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Mutua threat to ban violent media content untenable

Last week, the Kenya Film Classification Board chief executive Ezekiel Mutua was reported to be considering banning broadcast of gory images from street protests. Indeed, last week was the worst in terms of images that come from the streets since the post-election violence in 2008. Some of the images came through the mainstream media, but the majority were transmitted through the social media platform.

The events were a gruesome reminder of some of our dark days. Smoke filled skies from Kisumu through Nairobi to Mombasa, death on the streets, running battles almost across the country and, of course, arrests.

The international media was quick to pick it up. On such papers as London’s Guardian, there were disturbing photos of children either running scared or being looked down by menacing cops. After the infamous Langata Road Primary School protest, where children were shown covered with teargas fumes, one would have hoped that we do not see the images of children running away from violence, again.

Perhaps, it is this that informs Mutua’s warning that media houses could face a ban from airing violent news items. To do this, the board would have to classify news either at the level of individual news items or as a wholesome. Its mandate includes, among others, classification of content that is aired on TV and movie theatres.

Primarily, the role of the board is to “regulate the creation, broadcasting, possession, distribution and exhibition of films; license and issue certificate to distributors and exhibitors of films”.

However, under function number seven, the board monitors broadcast content for compliance with the law regarding implementation of watershed period principles. The watershed principles implied in its mandate are spelt out in the Broadcast Code that was issued by the Communication Authority of Kenya.

From a strict reading of the law, the job of KFCB ends with their classifying content. Other agencies, such as CA, step in after that to deal with stations that violate the classification. This is outlined in the Broadcast Code for it is CA that has the instruments with which to mete punishment to broadcasters who violate the code.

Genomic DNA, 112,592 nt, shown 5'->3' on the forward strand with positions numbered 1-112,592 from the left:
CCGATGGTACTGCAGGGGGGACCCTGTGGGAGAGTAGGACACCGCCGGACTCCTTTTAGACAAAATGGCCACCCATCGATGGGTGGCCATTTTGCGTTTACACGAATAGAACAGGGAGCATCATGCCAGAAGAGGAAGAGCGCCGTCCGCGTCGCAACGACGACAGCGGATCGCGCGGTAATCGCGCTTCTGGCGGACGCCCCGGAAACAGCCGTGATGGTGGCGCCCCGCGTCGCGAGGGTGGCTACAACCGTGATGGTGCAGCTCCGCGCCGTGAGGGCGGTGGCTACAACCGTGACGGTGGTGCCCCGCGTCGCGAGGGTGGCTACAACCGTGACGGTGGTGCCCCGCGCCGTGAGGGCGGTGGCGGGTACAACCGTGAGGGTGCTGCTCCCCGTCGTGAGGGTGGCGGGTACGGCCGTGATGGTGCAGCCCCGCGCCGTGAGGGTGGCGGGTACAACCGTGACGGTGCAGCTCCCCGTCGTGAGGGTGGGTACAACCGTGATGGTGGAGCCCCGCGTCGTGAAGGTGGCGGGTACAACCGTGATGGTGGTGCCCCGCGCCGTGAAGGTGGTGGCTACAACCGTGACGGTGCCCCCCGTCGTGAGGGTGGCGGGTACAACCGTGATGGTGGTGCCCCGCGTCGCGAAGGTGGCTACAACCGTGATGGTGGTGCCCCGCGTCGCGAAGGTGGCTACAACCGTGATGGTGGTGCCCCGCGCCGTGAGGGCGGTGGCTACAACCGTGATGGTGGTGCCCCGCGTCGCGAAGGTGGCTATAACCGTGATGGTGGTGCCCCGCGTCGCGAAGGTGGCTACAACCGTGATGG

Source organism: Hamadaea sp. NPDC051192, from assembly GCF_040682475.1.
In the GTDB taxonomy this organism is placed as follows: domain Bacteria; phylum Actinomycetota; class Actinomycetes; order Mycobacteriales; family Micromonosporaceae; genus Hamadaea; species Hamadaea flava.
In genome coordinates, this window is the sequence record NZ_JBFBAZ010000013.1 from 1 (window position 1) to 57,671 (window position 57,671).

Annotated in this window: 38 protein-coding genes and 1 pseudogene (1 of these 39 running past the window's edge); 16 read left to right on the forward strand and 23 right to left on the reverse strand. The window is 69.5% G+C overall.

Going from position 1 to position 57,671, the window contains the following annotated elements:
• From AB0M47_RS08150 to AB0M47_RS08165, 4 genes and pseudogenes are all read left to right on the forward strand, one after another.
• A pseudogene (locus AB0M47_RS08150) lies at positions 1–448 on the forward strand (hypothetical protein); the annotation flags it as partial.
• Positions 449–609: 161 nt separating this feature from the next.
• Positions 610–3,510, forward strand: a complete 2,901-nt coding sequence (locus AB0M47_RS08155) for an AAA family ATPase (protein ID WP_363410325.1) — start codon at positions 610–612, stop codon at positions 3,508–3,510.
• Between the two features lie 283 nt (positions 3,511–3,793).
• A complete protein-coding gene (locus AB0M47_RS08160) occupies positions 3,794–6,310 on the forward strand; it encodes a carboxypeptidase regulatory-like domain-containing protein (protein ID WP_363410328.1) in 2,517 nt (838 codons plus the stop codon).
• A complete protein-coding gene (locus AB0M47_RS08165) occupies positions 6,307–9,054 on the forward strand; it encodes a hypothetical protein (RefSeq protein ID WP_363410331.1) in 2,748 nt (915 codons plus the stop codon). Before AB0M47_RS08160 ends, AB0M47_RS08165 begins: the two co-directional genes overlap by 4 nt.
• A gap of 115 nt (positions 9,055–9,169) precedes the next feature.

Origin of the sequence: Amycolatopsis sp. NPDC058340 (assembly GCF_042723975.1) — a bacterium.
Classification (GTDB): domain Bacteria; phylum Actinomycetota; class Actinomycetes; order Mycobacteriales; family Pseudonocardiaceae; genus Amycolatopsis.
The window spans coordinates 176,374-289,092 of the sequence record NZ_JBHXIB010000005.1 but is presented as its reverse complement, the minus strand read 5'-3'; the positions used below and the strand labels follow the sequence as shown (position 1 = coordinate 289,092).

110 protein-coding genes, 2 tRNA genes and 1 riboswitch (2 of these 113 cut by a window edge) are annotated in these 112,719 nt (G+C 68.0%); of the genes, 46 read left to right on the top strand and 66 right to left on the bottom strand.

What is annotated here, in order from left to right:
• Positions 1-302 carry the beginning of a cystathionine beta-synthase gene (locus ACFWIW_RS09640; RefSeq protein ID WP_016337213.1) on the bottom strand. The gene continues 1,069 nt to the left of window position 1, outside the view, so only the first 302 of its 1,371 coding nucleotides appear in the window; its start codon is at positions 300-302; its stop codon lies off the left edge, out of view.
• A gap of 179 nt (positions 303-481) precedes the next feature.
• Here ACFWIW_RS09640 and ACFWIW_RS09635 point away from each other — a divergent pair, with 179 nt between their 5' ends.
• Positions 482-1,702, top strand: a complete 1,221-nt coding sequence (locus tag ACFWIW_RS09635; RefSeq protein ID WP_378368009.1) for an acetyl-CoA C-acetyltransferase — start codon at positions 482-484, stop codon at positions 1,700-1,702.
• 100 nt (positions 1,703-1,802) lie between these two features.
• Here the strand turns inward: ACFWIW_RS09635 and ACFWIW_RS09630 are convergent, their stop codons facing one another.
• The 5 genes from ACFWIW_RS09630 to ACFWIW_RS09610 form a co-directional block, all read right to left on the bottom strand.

However, the code does not envisage news items being classified within the context of watershed hours. News coverage falls under the role and functions of the media which include providing information to the audience, surveillance of the environment and the watchdog functions.

It is a cardinal principle in the newsroom that journalists jealously guard their independence. To execute their functions, journalists must be given space to independently make judgement with regard to what items are newsworthy. The society of journalists is, of course, cognizant of the need for common principles that should guide the process. It is this need that informed the development of a code of ethics as a point of reference in the reporting of news. The code of conduct for journalists in Kenya is ingrained in the Media Act (Second Schedule).

Media regulation takes different forms in different countries. There are broadly three types of regulation—self-regulation, statutory regulation and hybrid (a mix of the first two). Initially, Kenya toyed with self-regulation but seems to have settled on the hybrid with the monitoring provided by the State-funded Media Council of Kenya. What then would Mutua’s board banning of violent content on media mean?

In the world of digital broadcast and broadband, the average citizen has myriad sources of news. And by the way people have always found a way of accessing news so banning news itself may not be sufficient.

If Mutua’s concern was primarily with these gory images then social media needs most of our attention, because it is hardly regulated.

There is, however, a bigger danger. Suppose we were able to temper with news—deciding for the professionals in the newsroom what they can and what they cannot broadcast—then we run into the risk of having a skeptical audience that would not believe the local media. That is a danger zone.

Writer is Dean, School of Communications, Language and Performing Arts at Daystar University

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